Where the class is greener
Sarah Todd visits a school at which children get close to the countryside
‘I’m so pleased they let me out of sewing club,” reveals Harley before christening his pristine overalls in the mud as his classmates form a scrum to feed the pigs.
They are big on extracurricular clubs at 11-yearold Harley’s school. Each teacher runs two a week, including the usual suspects such as drama, football, model making and science.
But this term there’s also a new activity: a farm club. It’s the brainchild of teacher Dan Lester and parent Jo Broadbent, who runs a smallholding near York with her husband David.
“Mr Lester” is a farmer’s son whose broad shoulders and shovel-like hands bear witness to his upbringing.
“After college I taught in America and got a bee in my bonnet about the way children there are wrapped up in cotton wool,” he says. “I was determined not to be part of that mollycoddling culture and it’s all credit to our headteacher, Alex Donaldson, for letting us give the children this field-to-fork experience. He calls me his director of dung.”
Together with the Broadbents, he has put together a six-week course at the Minster School, York, an independent day school for children aged from three to 13. The first meeting was spent at the Broadbent family smallholding, collecting eggs and putting them into the incubator. Members returned three weeks later to see the chicks hatch. There has also been a chance to bottlefeed lambs, a visit to a potato farm, where the children made crisps, and, on the day I joined them, a trip to a farm rearing free-range pigs and Highland cattle.
The only parent present is Wendy Taylor, whose son Nicholas wanted to come after hearing about the club from his big brother Andrew.
“He wanted me to come along for a bit of moral support as he wasn’t sure it would be for him,” says Mrs Taylor. “But he’s loving it; his face says it all. We’ve never been to a proper working farm before. To be honest, I wish I could come again next week.”
Lester adds that Andrew, normally quiet in class, hasn’t stopped asking the farmer questions. “He’s a totally different boy,” he says. “It makes you realise that the benefits aren’t just learning about animals, food and the countryside. They run much deeper.”
Nine-year-old Toby tells me he used to do recorder club before dashing off to volunteer to push a wheelbarrow full of hay. Eight year-old Georgina frets whether the ferrets kill people, while her classmate Ben cackles that he can “speak chicken language”. Needless to say, all his new feathered friends flap a hasty retreat. Alone, he declares it a good job his mother is used to washing muddy rugby kits.
“Do you know?” he says, suddenly all earnest. “Farm club is better than school, even better than rugby. It’s better than anything.”
The children’s reaction is no surprise to the Broadbents. “When my sons have new friends to play we smile when they arrive weighed down with computer games,” says Mrs Broadbent. “It’s always the same. Whenever their parents come to collect them the games are untouched in the fields. I knew farm club would work and I am keen to expand the idea.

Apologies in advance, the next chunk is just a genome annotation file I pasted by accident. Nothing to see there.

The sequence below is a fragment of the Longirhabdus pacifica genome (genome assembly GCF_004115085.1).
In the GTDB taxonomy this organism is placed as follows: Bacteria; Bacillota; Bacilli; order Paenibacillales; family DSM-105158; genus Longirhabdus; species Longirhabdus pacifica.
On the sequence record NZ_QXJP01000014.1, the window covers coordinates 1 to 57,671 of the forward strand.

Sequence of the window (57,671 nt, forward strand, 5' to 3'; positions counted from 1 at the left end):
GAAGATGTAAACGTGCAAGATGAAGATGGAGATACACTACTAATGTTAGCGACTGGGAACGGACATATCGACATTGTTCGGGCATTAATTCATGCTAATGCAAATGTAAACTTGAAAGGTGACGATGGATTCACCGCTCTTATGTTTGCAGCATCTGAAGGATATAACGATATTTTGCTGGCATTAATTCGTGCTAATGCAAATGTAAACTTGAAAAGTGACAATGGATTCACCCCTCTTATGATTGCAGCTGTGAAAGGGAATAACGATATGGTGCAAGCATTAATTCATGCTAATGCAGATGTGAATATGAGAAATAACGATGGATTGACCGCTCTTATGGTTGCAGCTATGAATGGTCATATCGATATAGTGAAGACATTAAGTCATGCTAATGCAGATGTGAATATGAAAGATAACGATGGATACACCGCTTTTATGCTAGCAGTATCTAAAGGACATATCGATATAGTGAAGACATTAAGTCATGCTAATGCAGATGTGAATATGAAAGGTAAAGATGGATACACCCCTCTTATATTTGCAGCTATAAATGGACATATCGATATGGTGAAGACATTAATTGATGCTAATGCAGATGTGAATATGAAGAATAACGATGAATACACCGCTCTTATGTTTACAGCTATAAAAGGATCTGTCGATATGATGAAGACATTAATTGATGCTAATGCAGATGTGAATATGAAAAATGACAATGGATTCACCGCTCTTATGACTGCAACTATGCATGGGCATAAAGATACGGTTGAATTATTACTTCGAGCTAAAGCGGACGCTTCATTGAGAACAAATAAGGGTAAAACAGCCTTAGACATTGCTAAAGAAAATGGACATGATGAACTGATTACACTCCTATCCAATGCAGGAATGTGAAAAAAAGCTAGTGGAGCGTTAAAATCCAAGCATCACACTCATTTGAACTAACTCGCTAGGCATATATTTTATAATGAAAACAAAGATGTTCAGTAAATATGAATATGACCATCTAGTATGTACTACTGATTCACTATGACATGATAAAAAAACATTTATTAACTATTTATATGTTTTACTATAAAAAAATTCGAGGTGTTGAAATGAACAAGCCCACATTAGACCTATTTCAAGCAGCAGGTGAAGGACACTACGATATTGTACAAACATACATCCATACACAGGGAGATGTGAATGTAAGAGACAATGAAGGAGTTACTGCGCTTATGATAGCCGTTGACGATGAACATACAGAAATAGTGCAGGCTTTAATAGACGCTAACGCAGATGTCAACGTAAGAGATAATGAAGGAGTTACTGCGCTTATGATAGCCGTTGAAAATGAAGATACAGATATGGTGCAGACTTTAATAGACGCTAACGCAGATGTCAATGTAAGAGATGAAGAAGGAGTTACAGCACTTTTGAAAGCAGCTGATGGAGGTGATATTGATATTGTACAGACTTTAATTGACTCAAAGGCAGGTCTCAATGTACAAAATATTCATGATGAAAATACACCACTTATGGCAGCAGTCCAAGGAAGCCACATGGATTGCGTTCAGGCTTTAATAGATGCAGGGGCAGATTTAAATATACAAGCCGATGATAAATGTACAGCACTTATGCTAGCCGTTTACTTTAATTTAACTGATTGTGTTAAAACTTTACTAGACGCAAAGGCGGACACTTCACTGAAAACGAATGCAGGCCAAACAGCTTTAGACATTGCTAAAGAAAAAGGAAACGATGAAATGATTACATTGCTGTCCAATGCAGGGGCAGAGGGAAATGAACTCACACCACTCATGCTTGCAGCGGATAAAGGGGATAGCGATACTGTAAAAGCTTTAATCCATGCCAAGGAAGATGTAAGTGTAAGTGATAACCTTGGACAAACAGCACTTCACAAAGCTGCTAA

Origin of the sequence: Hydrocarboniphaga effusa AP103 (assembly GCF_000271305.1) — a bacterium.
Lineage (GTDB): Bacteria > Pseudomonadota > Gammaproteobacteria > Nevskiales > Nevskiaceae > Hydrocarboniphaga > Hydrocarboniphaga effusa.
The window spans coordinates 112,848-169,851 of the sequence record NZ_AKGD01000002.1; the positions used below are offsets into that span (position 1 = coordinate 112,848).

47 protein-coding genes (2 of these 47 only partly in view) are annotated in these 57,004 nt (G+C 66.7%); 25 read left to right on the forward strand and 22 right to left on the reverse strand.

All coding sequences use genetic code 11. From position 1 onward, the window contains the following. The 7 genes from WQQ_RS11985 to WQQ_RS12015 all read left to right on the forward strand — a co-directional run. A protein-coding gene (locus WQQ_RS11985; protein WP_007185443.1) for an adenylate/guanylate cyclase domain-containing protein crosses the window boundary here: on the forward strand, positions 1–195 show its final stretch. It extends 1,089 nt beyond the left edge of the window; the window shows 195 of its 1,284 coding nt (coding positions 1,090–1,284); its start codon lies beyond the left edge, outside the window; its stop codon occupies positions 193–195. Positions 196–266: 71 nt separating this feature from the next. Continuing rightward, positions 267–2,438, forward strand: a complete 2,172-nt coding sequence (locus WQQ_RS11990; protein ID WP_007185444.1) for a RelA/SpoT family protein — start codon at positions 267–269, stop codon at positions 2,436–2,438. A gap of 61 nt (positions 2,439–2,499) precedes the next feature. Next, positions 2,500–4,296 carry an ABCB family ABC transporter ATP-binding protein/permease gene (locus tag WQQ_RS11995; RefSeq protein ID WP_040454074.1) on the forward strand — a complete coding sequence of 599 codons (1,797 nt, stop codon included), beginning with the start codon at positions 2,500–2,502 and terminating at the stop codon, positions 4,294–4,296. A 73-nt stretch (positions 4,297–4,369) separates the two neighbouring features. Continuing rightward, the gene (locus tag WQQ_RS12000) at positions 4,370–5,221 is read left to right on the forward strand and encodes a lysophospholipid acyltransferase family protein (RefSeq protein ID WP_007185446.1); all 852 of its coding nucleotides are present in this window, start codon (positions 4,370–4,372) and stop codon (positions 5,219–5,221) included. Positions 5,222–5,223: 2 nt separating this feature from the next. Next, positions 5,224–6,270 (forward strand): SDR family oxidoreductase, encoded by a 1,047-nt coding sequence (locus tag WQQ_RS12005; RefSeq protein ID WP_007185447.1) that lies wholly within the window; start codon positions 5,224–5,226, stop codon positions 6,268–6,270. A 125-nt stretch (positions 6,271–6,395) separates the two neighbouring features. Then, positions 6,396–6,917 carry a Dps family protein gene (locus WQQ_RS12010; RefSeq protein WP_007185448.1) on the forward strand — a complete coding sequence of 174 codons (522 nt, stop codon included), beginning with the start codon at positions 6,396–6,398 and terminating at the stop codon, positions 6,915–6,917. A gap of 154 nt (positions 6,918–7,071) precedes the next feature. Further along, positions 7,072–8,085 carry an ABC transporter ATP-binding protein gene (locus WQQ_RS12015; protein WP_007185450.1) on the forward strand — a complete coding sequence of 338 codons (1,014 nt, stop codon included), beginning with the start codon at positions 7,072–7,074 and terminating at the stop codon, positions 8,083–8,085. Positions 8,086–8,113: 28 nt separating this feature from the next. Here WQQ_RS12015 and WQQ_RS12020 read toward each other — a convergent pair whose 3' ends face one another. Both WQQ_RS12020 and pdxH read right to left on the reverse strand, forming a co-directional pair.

“It’s just a crying shame that so many farmers are frightened to let children visit because of red tape.”
The club has been hailed by the industry-led charity Farming and Countryside Education (FACE), which is launching, with Government backing, the Year of Food and Farming in the next school year. Prince Charles is to be the campaign’s patron.
FACE is particularly impressed with the way the York club concludes with a behind-the-scenes visit to a supermarket, putting everything the children have learnt in context.
Janet Hickinbottom, the charity’s education officer, agrees with Mrs Broadbent that health and safety legislation makes farmers unwilling to host visits.
“We’re working to bring down barriers and replace them with sensible risk management,” she says. “There’s a training scheme in place, subsidised by Defra, for farmers to get to grips with school visits. It’s not nearly as much of a headache as they might imagine. We should all take notice of this scheme in York. It’s impossible to put a value on the way it personalises food, helping children to make the link between animals on the farm and products on their plate.
“We also need to change people’s perception that farming is an occupation only for those who aren’t very academic. In today’s environment, agriculture can be a highly skilled career choice.”
But back to the visit. All too soon, the children are giving a final shout of “sausages” (there’s no sentimentality when the fate of the animals is explained) at the photographer.
As we leave, Duncan Turnbull, the young farmer who showed us round, shouts “Hang on. One more thing” and disappears into the barn to get some fertiliser bags to save the mini bus’s upholstery on the journey home.
Jo and David Broadbent are happy to talk to people interested in setting up their own farm club. email them at Brdbfirtreefarm@aol.com. For further details about the Minster School, visit www.minster.york.sch.uk.
Find out more about the Year of Food and Farming at www.face-online.org.uk.
Have I got moos for you: Henry Hudson visits Highland cattle with his school’s farm club